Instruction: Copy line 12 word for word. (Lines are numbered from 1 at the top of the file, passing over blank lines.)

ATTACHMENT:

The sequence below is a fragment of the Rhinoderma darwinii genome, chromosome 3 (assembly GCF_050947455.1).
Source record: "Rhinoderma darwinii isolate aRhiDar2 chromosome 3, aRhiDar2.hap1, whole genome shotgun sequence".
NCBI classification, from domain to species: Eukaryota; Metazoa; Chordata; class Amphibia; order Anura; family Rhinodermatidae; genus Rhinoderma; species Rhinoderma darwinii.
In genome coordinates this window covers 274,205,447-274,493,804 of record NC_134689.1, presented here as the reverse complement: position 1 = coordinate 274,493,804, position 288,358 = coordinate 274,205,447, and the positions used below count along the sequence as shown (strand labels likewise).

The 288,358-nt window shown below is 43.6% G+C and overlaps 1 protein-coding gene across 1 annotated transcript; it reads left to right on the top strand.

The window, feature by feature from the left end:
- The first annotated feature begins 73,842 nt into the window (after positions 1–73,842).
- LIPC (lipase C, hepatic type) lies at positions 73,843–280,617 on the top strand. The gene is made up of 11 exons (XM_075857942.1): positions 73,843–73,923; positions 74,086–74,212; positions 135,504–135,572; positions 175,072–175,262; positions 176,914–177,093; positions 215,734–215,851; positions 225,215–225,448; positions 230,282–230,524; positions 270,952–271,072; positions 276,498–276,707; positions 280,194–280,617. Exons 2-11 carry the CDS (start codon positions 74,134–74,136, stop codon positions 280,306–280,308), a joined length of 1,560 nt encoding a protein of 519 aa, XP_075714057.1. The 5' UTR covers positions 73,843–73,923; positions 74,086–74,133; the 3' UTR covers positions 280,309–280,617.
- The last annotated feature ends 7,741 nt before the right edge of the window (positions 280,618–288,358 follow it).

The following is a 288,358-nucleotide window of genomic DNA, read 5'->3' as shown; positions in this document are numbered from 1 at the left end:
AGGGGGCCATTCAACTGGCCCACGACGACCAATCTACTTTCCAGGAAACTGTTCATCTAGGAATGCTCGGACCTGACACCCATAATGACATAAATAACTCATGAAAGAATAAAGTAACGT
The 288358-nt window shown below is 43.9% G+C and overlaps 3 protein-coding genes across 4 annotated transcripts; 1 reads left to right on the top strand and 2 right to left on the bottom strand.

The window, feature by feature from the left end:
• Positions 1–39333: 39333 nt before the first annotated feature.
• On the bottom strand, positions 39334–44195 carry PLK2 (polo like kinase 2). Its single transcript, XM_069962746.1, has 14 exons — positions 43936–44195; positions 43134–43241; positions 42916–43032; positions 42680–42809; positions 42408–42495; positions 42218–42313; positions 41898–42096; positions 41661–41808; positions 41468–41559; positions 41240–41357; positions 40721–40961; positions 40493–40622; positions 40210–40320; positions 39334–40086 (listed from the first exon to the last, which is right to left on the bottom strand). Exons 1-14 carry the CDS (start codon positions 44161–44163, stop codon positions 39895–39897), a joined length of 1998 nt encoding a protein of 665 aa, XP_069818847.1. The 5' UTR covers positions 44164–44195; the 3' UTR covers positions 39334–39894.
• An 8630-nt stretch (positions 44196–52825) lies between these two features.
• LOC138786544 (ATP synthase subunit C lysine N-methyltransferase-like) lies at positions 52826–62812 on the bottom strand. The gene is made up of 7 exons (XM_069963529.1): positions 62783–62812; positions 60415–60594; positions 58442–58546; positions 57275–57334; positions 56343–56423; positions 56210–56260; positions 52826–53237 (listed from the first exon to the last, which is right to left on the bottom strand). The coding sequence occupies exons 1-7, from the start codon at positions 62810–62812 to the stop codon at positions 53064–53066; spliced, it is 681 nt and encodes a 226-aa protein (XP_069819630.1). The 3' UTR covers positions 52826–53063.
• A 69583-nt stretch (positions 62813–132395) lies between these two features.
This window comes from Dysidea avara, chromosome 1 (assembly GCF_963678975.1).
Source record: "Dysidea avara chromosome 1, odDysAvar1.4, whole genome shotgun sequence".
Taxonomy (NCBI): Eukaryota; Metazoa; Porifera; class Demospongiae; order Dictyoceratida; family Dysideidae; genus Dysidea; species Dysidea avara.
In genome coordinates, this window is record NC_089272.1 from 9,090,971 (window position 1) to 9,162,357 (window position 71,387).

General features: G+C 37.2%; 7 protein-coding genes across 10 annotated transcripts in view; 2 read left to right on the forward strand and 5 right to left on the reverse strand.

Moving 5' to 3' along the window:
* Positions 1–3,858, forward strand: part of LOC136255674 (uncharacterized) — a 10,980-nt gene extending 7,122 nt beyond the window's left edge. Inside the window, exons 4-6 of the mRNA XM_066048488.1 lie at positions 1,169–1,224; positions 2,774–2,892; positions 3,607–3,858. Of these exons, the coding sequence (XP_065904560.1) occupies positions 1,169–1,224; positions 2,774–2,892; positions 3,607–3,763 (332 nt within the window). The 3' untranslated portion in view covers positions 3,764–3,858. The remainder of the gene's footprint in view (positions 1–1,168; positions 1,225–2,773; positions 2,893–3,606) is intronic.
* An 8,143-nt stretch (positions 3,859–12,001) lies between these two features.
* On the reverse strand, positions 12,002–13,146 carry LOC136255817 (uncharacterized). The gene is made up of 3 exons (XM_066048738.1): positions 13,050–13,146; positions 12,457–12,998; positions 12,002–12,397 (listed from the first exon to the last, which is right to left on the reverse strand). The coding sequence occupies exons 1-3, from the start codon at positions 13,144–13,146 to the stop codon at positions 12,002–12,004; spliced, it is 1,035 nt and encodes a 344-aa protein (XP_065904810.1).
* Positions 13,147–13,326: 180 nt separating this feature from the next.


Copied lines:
The 288358-nt window shown below is 43.9% G+C and overlaps 3 protein-coding genes across 4 annotated transcripts; 1 reads left to right on the top strand and 2 right to left on the bottom strand.